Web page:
Few show at forum

Rachel Abbey

Town meeting produces talk about policies

Interdisciplinary education and university songs were some topics discussed by faculty and administrators yesterday at the Academic Town Meeting.

This open-forum meeting is held every year and gives members of the university community an opportunity to express concerns and offer suggestions directly to Provost Paul Gaston.

While disappointed in the light turn-out, Gaston said the discussion was worthwhile. About 40 people came to address issues in a more casual setting than usual, complete with refreshments and lacking the formality of microphones.

The informality of the meeting was attractive to many faculty members in attendance. Kathe Davis, associate professor of English, said one of the best qualities of the meeting is the unpredictability, because anything can come up.

“I haven’t known them to be anything but productive,” she said.

Those in attendance expressed regret that more people did not come. Dave Keller, interim chair for Teaching, Leadership and Curricular Studies, said he would like to see more participation from both faculty and students. He said students would have a lot to offer at a meeting discussing concerns and suggestions such as this one.

After addressing the outcome of the Board of Trustees meeting in Columbus earlier this week, Gaston opened the floor to discussion. Questions and comments were quickly volleyed for the remainder of the meeting.

While some, such as the possibility of an academic bill of rights and the recent sculpture by the Art Building were only briefly discussed, others sparked in-depth conversations in the group.

For example, the subject of interdisciplinary education, or education between more than one field of study, created a heated discussion. While Gaston said the university has not had a strong history in interdisciplinary teaching, faculty members spoke in favor of the practice, saying it enriches education and better prepares students for the future.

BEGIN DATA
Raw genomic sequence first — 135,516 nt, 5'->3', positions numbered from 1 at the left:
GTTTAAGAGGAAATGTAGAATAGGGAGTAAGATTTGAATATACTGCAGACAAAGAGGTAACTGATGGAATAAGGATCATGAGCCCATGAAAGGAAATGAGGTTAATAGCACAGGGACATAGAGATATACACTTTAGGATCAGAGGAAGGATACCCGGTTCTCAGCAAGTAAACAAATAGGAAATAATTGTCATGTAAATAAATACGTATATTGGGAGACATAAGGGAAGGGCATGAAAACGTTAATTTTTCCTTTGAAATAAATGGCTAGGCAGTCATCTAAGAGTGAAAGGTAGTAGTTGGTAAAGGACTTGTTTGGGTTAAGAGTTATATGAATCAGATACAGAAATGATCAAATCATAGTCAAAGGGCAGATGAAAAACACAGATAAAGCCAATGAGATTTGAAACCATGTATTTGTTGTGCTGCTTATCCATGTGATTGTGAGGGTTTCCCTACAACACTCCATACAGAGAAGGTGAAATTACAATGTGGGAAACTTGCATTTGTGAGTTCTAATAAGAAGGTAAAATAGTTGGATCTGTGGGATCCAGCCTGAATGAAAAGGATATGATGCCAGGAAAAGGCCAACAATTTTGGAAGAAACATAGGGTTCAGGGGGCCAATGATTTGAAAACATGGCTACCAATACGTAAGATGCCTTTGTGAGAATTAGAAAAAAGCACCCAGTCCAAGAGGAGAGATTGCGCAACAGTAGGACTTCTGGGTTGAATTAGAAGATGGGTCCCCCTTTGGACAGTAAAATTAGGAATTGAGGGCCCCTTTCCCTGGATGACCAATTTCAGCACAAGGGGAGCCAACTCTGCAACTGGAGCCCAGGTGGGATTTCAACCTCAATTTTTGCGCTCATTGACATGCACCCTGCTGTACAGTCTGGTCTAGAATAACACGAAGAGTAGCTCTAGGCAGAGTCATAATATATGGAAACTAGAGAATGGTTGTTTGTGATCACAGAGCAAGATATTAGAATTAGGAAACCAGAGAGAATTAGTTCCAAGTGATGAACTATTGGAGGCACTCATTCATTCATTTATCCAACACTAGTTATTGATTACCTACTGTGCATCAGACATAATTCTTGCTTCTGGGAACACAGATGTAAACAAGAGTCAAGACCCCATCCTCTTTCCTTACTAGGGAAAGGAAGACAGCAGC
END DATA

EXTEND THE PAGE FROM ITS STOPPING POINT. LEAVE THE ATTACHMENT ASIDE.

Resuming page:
This style of teaching would encourage teamwork between departments, which Gaston said ties in with another item discussed at the meeting. The university has been encouraging faculty to become more involved with students, creating a “culture of caring.” After finances, connection with faculty is the most influential criteria for retention, Gaston said.

Another issue brought up involved finances and faculty positions. Gaston said recently vacated positions will be maintained but may be filled with a lower level faculty member. While the decision was difficult, tough financial times force the university to make such decisions.

The meeting was a place for more light-hearted concerns as well. E. Timothy Moore, dean of the College of Arts and Sciences, mentioned some students had told him they would like to see a new alma mater being written for the university. This issue was also discussed, and one concern was its inclusion of only the Kent campus.

“For every concern you hear,” Gaston said, “there might be 10 alumni whose hearts would be broken.”

The possibility of a more modern university song was discussed. However, this meeting existed to debate and discuss, not to create conclusions.

Directly after the meeting, a reception was held for the new dean of the School of Nursing, Julie Johnson.

Contact academics reporter Rachel Abbey at [email protected].